As cloud computing becomes the norm in most organizations, there’s a serious cloud security risk many companies aren’t doing enough to stop:
Users and managers putting data at risk by signing up for cloud services without IT’s approval.
Cloud computing makes provisioning services so easy that nearly anyone can do it — including a non-IT employee that doesn’t understand the steps necessary to keep data secure in the cloud.
A few recent surveys have shown how many business units are turning to cloud computing to provision tech services outside of the IT department’s knowledge and control. In fact, one report released last year by PricewaterhouseCoopers estimated that between 15% and 30% of a typical company’s IT spending is now going toward cloud computing services that have been provisioned by other departments without IT’s approval.
Individual users are also turning to so-called “rogue IT” in droves, as 69% of end users admitted in a Symantec survey to using cloud-based email and communication services against company policy. In addition, 59% admitted to using cloud-based file-sharing software.
Now a new report from the antivirus vendor has even worse news for IT departments: 77% of all businesses have discovered rogue cloud deployments or unauthorized use of cloud computing services in the past year. In addition, close to 30% say those deployments are increasing.
And IT’s fears about people choosing services that aren’t secure or that credentials and data won’t be managed properly aren’t unfounded. Rogue cloud use has serious consequences — among businesses that reported unauthorized cloud use, 40% have experienced a breach of confidential information, and 25% faced account takeover issues, website tampering, or stolen goods or services.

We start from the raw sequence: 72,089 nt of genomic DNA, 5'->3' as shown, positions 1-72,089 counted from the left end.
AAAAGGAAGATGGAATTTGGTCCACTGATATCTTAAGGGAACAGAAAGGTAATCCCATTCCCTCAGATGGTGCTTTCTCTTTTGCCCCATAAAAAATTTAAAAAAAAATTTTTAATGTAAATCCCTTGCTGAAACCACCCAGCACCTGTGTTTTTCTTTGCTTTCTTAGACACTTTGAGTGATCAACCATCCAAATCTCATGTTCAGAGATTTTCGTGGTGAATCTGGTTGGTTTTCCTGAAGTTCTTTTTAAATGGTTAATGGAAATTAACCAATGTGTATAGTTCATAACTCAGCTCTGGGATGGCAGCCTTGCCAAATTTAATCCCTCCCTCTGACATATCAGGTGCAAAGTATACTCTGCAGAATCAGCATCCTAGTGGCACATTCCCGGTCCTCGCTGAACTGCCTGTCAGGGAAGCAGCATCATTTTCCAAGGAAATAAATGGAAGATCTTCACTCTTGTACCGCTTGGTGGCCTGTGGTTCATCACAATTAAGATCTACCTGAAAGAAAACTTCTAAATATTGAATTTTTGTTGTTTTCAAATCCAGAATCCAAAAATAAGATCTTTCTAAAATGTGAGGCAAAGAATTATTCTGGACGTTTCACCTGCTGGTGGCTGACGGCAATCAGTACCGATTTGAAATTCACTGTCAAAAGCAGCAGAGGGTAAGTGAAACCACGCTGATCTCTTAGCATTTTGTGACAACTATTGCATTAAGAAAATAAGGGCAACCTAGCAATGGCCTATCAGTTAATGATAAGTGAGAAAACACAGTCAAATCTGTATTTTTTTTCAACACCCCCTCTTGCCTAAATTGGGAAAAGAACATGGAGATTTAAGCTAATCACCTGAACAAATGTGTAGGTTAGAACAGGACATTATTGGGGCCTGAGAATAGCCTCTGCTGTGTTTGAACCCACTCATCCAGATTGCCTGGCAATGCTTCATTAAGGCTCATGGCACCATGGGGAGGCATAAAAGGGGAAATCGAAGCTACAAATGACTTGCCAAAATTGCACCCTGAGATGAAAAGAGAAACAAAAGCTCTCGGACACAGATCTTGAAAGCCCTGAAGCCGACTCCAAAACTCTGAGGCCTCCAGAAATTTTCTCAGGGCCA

Cut down on unapproved cloud computing services
One step IT can take to prevent rogue cloud computing deployment is to communicate with business units more often to find out why they’re deploying services on their own and see if there’s a way IT can better meet their needs. The users and business leaders who bypass IT to set up cloud services aren’t behaving maliciously — most of the time, they’re trying to save the company money.
Organizations can combine what those business units know about getting the best price with IT’s skill at choosing a provider that meets security, reliability and other needs to find the cloud services that are the best fit for the company.
Developing a company-wide cloud computing policy and making sure it’s properly communicated throughout the organization can also go a long way. In fact, 20% of survey respondents say the people that provision rogue cloud computing services don’t realize they aren’t supposed to do it.